# Hypocycloid animation

Interactive demo of a smaller circle rolling inside of larger circle to create a hypocycloid

Imagine attaching a pen to a certain point on a small circle. If you were to then roll that small circle around the inside of
a larger circle, the shape the pen would trace out would be a *hypercycloid*.

Mathematically speaking, the hypocycloid is defined by two parametric equations:

\[ x(\theta) = (R-r)\cos{\theta} + r \cos \left( \frac{R-r}{r}\theta \right) \] \[ y(\theta) = (R-r)\sin{\theta} - r \sin \left( \frac{R-r}{r}\theta \right) \]

Where

- \( R \) is the radius of the large circle
- \( r \) is the radius of the small circle

The shape of the hypocycloid depends heavily on the ratio \( k = \frac{R}{r} \). If \( k \) is a whole number, then the hypocycloid will have \( k \) sharp corners. For example, for \( k = 2 \) the shape will be a straight line (this system is known as the Tusi-couple, and was first investigated by Nasir al-Din al-Tusi in 1247). For \( k = 3\), the hypocycloid will be a 3-pointed shape called a deltoid and for \( k = 4 \) it will be a 4-pointed shape called an astroid.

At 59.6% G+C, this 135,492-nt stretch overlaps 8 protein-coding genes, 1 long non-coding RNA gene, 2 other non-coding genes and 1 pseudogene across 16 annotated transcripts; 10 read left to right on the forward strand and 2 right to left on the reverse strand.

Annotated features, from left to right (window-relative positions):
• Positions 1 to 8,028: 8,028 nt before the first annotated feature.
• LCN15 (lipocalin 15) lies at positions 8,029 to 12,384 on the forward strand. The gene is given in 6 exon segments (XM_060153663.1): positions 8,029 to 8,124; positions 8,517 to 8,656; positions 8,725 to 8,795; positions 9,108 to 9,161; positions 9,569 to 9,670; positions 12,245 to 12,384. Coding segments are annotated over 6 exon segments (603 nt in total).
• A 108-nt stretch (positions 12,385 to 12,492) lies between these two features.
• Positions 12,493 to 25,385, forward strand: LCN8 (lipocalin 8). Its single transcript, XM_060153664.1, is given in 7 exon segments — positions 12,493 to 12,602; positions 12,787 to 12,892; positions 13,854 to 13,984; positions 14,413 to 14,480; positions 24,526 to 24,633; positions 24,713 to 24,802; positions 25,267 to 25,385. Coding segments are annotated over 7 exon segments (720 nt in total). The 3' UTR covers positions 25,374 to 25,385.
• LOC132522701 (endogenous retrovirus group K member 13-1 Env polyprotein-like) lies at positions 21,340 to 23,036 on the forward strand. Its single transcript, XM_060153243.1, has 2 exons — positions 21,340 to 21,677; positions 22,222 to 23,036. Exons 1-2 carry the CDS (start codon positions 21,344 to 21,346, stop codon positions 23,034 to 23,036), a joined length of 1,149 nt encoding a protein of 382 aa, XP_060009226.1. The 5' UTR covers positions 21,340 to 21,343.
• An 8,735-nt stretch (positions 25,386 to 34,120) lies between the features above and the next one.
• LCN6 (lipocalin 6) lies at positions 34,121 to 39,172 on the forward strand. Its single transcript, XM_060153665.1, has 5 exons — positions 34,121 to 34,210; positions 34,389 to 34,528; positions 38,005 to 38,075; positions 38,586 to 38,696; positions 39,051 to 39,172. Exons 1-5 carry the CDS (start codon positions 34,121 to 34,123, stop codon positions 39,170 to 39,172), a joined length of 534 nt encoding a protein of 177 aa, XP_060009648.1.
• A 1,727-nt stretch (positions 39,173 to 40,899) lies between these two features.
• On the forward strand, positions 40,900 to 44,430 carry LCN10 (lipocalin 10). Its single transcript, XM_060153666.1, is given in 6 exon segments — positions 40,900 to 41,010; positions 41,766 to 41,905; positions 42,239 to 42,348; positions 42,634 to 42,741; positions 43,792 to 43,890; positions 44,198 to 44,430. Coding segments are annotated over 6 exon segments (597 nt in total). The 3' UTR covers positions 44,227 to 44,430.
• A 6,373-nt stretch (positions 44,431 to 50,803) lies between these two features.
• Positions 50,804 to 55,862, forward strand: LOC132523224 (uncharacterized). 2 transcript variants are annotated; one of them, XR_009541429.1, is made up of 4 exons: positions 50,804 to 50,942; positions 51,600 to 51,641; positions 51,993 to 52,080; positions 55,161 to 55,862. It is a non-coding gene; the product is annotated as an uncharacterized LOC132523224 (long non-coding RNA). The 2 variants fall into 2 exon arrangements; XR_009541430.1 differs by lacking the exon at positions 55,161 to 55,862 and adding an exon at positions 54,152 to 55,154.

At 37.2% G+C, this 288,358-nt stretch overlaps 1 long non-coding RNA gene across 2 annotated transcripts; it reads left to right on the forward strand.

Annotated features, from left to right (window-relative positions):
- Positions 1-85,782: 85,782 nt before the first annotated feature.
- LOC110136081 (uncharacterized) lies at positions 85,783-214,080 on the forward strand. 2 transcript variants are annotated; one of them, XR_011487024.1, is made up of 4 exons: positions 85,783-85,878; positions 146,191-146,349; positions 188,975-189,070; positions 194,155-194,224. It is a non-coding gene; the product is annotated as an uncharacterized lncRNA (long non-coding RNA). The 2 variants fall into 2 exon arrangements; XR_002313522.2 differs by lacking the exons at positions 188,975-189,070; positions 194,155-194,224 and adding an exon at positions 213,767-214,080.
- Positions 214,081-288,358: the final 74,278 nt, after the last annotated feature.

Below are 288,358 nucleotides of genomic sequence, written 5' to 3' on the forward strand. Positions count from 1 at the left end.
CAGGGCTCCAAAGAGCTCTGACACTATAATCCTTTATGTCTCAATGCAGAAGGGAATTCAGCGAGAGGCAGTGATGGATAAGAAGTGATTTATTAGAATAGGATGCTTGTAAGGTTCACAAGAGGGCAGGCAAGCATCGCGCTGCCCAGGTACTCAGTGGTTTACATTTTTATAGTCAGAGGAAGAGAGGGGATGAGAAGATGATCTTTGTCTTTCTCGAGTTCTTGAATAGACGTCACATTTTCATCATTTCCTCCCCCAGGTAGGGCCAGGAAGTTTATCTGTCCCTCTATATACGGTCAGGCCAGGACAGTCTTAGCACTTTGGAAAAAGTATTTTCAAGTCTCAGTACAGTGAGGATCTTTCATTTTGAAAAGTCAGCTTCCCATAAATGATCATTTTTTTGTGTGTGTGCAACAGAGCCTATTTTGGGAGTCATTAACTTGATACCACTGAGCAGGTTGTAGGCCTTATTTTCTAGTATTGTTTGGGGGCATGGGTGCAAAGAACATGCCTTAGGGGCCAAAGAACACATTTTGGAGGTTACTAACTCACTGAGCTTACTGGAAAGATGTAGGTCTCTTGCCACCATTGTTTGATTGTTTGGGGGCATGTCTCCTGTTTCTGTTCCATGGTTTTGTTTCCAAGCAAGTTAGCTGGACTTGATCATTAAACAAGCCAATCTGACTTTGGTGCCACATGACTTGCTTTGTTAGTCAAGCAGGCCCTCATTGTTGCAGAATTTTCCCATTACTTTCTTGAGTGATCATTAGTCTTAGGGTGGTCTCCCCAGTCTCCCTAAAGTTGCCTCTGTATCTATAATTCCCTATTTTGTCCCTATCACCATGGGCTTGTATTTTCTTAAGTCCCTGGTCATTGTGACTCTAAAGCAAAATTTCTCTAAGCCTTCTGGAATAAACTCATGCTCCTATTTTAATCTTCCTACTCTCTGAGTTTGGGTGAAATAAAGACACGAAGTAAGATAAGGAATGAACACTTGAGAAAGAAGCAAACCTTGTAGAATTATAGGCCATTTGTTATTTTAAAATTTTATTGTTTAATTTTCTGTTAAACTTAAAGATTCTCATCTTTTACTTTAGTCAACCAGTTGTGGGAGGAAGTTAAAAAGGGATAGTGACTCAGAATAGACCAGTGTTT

If \( k \) is a fractional number, the number of corners is the numerator in simplest fractional representation of the ratio. So if the ratio is 1.67 recurring, the fraction will be \( \frac{5}{3} \), so the hypocycloid has 5 corners.

This demo was inspired by http://en.wikipedia.org/wiki/File:Deltoid2.gif.